And if we are in a correcting mood, I believe you are referring to CPI-U (“Consumer Price Index – All Urban Consumers”), not CPU (“central processing unit”).

      • freeby50 says:

        Honestly I don’t think thats what she meant. If she was talking about the Feds use of PCE then why is there no discussion of any of that??

        There is NO mention in the article at all of PCE, BEA or the Fed. Yet the CPI is all over the article. I think its clear that she’s talking about CPI specifically.

        If she meant PCE than she really should have said so and explained whats what. Otherwise its just very confusing and it looks like she is claiming CPI less gas/food is used to set monetary policy which we know is not correct.

        I wasn’t aware the Fed used a different inflation measure. Thanks for pointing that out. You learn something new every day.

        CPU was a typo, threes no edit function here or I would have corrected that.

        • uclalien says:

          The author’s repeated references to monetary policy can only be interpreted as a reference to the Fed’s actions. By definition, that’s what monetary policy is.

          She probably didn’t mention PCE because virtually everyone refers to such measures as simply “core inflation.” I understand how the way she words it could be a little confusing though.

      • Miranda says:

        Thanks uclalien! You’re right; I should have said when the Fed sets its monetary policy rather than the government. Because the Fed makes all sorts of references to what it considers core inflation when setting its benchmark rates and making economic policy. I probably should have been clearer about that, since the Fed’s status as government is murky. Here’s an interesting speech from Mishkin on headline inflation, core inflation and central banks: http://www.federalreserve.gov/newsevents/speech/mishkin20071020a.htm

        • uclalien says:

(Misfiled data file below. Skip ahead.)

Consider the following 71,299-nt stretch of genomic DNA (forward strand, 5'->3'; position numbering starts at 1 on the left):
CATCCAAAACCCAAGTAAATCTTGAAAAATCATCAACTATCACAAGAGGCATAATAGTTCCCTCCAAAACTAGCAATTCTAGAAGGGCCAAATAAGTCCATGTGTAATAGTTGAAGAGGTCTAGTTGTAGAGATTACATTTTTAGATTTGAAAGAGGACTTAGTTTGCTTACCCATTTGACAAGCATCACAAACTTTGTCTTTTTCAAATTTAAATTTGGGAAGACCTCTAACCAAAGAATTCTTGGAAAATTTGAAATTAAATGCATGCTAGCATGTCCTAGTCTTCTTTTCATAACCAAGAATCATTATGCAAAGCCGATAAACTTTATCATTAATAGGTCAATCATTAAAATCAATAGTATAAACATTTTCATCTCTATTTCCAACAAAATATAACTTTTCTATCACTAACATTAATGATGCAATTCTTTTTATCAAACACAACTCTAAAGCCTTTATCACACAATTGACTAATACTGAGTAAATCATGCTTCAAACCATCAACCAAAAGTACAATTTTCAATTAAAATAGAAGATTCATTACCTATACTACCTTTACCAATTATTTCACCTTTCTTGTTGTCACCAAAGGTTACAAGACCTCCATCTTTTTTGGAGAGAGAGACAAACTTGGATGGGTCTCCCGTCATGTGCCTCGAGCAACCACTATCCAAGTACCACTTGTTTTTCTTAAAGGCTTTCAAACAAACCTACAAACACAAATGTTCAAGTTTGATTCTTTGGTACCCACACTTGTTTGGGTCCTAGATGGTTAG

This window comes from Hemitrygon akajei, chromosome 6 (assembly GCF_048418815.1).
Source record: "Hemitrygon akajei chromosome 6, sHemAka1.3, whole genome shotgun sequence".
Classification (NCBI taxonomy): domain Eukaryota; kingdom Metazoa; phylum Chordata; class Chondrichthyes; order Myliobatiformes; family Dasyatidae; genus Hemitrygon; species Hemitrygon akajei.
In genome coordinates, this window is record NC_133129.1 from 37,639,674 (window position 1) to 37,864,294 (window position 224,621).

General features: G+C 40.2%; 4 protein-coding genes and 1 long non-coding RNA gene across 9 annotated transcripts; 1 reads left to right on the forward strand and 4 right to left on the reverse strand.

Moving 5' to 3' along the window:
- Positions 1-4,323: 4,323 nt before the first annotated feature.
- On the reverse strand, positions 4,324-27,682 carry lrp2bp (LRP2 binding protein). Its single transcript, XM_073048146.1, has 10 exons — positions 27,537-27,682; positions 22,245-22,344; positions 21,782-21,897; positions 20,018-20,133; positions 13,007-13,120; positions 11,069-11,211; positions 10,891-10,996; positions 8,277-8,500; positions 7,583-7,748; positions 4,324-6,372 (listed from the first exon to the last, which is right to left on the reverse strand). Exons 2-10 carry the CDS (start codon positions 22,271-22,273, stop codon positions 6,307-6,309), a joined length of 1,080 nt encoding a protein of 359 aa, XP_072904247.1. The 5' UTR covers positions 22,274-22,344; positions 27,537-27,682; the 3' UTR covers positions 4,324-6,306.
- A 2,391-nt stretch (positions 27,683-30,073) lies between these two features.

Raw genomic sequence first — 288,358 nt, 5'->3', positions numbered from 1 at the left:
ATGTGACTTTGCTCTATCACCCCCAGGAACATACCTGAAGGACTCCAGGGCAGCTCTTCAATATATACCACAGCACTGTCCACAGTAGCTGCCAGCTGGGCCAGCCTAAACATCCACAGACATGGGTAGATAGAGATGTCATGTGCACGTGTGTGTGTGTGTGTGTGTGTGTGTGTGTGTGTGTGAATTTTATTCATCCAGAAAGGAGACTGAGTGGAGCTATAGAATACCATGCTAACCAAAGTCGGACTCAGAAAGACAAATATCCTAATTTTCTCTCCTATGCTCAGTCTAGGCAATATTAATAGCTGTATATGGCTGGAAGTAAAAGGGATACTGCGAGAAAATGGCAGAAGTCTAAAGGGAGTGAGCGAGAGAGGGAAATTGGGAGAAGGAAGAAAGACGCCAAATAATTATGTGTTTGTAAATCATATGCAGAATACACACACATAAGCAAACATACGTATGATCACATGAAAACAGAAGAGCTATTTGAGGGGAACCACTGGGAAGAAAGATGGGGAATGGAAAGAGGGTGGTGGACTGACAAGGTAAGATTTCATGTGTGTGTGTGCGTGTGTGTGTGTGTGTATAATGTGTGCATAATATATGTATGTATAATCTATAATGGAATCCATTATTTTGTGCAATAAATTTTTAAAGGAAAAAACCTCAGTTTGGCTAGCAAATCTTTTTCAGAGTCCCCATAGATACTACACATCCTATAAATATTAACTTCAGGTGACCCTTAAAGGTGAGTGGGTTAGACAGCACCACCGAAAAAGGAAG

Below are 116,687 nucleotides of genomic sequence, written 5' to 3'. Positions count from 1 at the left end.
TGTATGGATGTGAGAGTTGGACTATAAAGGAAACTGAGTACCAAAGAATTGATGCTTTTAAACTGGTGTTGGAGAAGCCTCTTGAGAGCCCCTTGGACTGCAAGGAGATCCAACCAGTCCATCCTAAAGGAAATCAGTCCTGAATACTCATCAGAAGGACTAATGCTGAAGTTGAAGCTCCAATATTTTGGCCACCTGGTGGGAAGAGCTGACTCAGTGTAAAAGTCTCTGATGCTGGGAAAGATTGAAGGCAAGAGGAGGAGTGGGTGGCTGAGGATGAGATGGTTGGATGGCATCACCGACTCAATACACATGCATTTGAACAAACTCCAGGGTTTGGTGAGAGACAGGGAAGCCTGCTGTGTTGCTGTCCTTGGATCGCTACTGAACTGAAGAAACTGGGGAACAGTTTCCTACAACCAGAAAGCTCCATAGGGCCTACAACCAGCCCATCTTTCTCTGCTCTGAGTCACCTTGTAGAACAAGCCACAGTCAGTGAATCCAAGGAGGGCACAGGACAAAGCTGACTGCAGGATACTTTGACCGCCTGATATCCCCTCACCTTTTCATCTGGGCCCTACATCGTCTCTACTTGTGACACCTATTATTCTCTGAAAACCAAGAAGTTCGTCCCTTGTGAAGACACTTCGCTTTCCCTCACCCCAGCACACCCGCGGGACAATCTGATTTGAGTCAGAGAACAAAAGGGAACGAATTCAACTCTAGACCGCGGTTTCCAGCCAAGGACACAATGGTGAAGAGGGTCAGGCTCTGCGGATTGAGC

I don’t consider the Fed’s status as “government” as murky at all. The Board of Governors, including Chairman and Vice Chairman, are appointed by the President and confirmed by the Senate. That’s enough for me to believe it’s perfectly reasonable to remove the “quasi” from “quasi-government agency.” Add the fact that the Fed was created by and answers to Congress, and there’s no doubt that the Fed is “government.”

  3. uclalien says:

    “Some economists point out that wage stagnation over the last couple of decades has contributed to a situation in which prices keep getting higher — but household incomes aren’t able to keep up.”

    A few comments regarding wage stagnation:

    1) Between 1997 and 2009, real wages were virtually flat. We need to keep in mind that 1997 was in the middle of the dot-com bubble, whereas, we are currently in the middle of the worst economic downturn since the Great Depression, so I’m not sure it’s an apples to apples comparison. In any case, the median household is as wealthy as it was in the middle of major economic bubble (I would argue today’s median household is wealthier for the reasons listed below).

    2) Wage measures that show stagnation generally do not include fringe benefits, which have increased dramatically over recent decades.